A company that backed Brexit and has donated to the Conservatives is in line to save £73m as the only direct beneficiary of a post-Brexit trade reform.
Under plans that will come into force at the end of the year, the government has confirmed that companies will be able to import 260,000 tonnes of raw sugar cane from anywhere in the world, tariff-free.
The only company that currently imports raw sugar cane, however, is Tate & Lyle Sugars – one of the only large employers that publicly backed Brexit. Its name also adorned the lanyards worn by attendees of the 2017 Tory conference. The sponsorship is recorded as an £8,000 donation by the Electoral Commission.
The new tariff-free quota equates to a £72.8m saving, according to analysis by Greenpeace’s Unearthed investigations team. The quota’s introduction comes after a long and public lobbying campaign by the company. Greenpeace said Tate & Lyle had held at least 10 meetings with senior ministers over the last three years.
The reform is the latest chapter in a Brexit subplot that has split the UK’s sugar industry. Tate & Lyle’s main rival makes sugar from sugar beets produced by British farmers. “This is all to do with them wanting to be able to import cane sugar more easily than they did before and it looks like the government has granted them their wish,” said Sam Lowe, senior research fellow at the Centre for European Reform thinktank.
“Tate and Lyle Sugars had a legitimate issue in that the only reason that these barriers existed was because the EU was trying to protect domestic sugar producers,” Lowe added.
Gerald Mason, senior vice president of Tate & Lyle Sugars, said that far from offering the company “state aid”, the tariff-free quota would actually begin to level the playing field after years of EU protection for sugar beet producers. “The logic that it’s Tate and Lyle’s quota is just wrong,” he said. “Anybody can import [raw cane sugar]. Anybody can refine it if they want to get into the industry.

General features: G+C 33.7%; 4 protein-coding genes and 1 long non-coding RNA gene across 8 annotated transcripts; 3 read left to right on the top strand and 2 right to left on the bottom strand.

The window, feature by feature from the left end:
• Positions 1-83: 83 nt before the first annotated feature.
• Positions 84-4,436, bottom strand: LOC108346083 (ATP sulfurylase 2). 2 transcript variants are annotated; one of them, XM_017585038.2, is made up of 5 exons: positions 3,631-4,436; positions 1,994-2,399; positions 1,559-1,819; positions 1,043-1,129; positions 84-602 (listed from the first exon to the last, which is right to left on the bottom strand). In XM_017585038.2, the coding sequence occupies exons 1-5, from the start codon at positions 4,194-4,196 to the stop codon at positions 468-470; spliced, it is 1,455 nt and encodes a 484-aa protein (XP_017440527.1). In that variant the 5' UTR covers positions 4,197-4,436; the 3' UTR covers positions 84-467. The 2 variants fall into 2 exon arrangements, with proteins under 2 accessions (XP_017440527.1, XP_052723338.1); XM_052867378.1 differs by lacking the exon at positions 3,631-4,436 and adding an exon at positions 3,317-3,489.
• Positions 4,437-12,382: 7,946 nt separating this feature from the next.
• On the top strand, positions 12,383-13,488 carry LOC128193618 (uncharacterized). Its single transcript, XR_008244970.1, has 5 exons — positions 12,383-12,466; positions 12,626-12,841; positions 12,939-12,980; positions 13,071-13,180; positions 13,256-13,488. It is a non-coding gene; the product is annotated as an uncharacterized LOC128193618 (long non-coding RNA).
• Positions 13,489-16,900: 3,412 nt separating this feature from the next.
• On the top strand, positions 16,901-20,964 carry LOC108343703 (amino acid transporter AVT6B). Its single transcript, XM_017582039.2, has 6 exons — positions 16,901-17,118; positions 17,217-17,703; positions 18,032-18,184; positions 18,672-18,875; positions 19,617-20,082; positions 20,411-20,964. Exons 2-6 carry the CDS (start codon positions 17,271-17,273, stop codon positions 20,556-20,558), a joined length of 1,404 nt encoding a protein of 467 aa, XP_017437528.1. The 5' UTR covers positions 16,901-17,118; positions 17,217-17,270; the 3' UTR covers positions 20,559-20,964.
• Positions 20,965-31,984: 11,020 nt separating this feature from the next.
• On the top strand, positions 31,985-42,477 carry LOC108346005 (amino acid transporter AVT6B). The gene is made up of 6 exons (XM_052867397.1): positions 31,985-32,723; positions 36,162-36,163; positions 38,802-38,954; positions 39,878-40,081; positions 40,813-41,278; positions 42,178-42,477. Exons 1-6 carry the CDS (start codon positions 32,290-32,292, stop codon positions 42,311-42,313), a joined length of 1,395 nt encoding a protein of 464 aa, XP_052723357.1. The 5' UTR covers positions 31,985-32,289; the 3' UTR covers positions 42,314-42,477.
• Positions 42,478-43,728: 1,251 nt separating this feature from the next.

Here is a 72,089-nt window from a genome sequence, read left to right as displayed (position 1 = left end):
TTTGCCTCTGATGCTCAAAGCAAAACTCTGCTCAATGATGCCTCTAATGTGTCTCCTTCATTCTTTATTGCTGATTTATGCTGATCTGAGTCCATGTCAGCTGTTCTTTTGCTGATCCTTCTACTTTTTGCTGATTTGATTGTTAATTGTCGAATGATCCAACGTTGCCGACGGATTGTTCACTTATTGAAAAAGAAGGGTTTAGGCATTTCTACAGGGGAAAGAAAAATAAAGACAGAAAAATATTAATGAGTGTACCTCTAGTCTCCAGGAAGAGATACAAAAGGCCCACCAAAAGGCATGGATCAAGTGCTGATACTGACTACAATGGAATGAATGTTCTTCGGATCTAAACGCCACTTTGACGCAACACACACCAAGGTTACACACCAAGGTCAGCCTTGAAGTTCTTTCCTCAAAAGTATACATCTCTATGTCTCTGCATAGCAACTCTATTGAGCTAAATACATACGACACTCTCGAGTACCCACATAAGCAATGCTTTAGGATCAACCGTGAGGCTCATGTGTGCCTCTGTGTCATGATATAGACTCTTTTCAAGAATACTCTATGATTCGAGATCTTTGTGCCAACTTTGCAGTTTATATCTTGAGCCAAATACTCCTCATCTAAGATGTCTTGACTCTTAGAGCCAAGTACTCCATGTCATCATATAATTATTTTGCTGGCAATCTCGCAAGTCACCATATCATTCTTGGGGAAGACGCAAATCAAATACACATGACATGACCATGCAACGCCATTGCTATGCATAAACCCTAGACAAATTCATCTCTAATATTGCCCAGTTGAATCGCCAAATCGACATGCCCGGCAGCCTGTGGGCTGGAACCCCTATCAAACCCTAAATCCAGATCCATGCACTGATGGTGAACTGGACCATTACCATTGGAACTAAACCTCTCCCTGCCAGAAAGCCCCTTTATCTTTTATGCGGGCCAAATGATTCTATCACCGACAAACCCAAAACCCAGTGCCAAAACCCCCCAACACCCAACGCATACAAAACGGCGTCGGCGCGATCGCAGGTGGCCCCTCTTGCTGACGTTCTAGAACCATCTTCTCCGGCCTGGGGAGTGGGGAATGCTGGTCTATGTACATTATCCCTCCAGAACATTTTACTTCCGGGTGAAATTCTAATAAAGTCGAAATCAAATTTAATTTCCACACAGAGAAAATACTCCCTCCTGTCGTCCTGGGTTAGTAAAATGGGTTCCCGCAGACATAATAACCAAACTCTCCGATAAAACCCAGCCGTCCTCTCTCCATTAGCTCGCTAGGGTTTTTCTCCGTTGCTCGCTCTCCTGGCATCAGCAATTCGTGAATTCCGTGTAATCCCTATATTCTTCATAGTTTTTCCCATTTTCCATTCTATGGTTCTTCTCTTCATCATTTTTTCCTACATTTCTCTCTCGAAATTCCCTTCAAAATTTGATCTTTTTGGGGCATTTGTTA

“It’s not us that are going to get any money from this. It’s our competitors that have been subsidised by the EU all these years. What it will do is allow us to buy from some extra countries that we can’t buy from today. It’s not a cash subsidy. We would never buy from suppliers where we have to pay the full tariff, because it’s uneconomic.”
Ditching tariffs will boost imports from countries which use harmful pesticides banned in the UKJohn Sauven, Greenpeace
Greenpeace accused Tate & Lyle of planning to use the new rules to import sugar cane from countries with lower employment and environmental standards. “This is a sweet deal for a food giant with close ties to the Conservative party and easy access to ministers, but it’s a bitter one for our environmental standards and farmers,” said John Sauven, Greenpeace’s executive director. “Ditching tariffs on raw cane sugar will boost imports from a handful of countries, all of which use pesticides banned in the UK for being harmful to wildlife and humans.”
However, Mason said it was “a complete fantasy” that Tate & Lyle wanted to import cheap, poorly produced sugar. “In Australia and Brazil, which are two countries we’d love to buy more from, they have the highest numbers of sugar producers who are certified for the highest ethical environmental standards in the world.
“We’ve never hidden our issues with Europe. We’ve been quite transparent about it. Yes, we have ministers visit the refinery to talk about the issues. We have Labour party politicians, we have Lib Dem politicians. Anybody who can help us secure the future of our business in the UK, we will speak to very openly and transparently.”
Paul Kenward, managing director of British Sugar, which refines beet sugar, said: “The UK has the opportunity to decide its own post-Brexit international trade policy – balancing the interests of all players in the market, including those of the homegrown beet sugar industry, developing countries and the refining sector. We simply do not understand how this policy squares with stated trade objectives, and we are asking the government serious questions about the policy and its implementation.”
The Department for International Trade had not responded to requests for a response by the time of publication.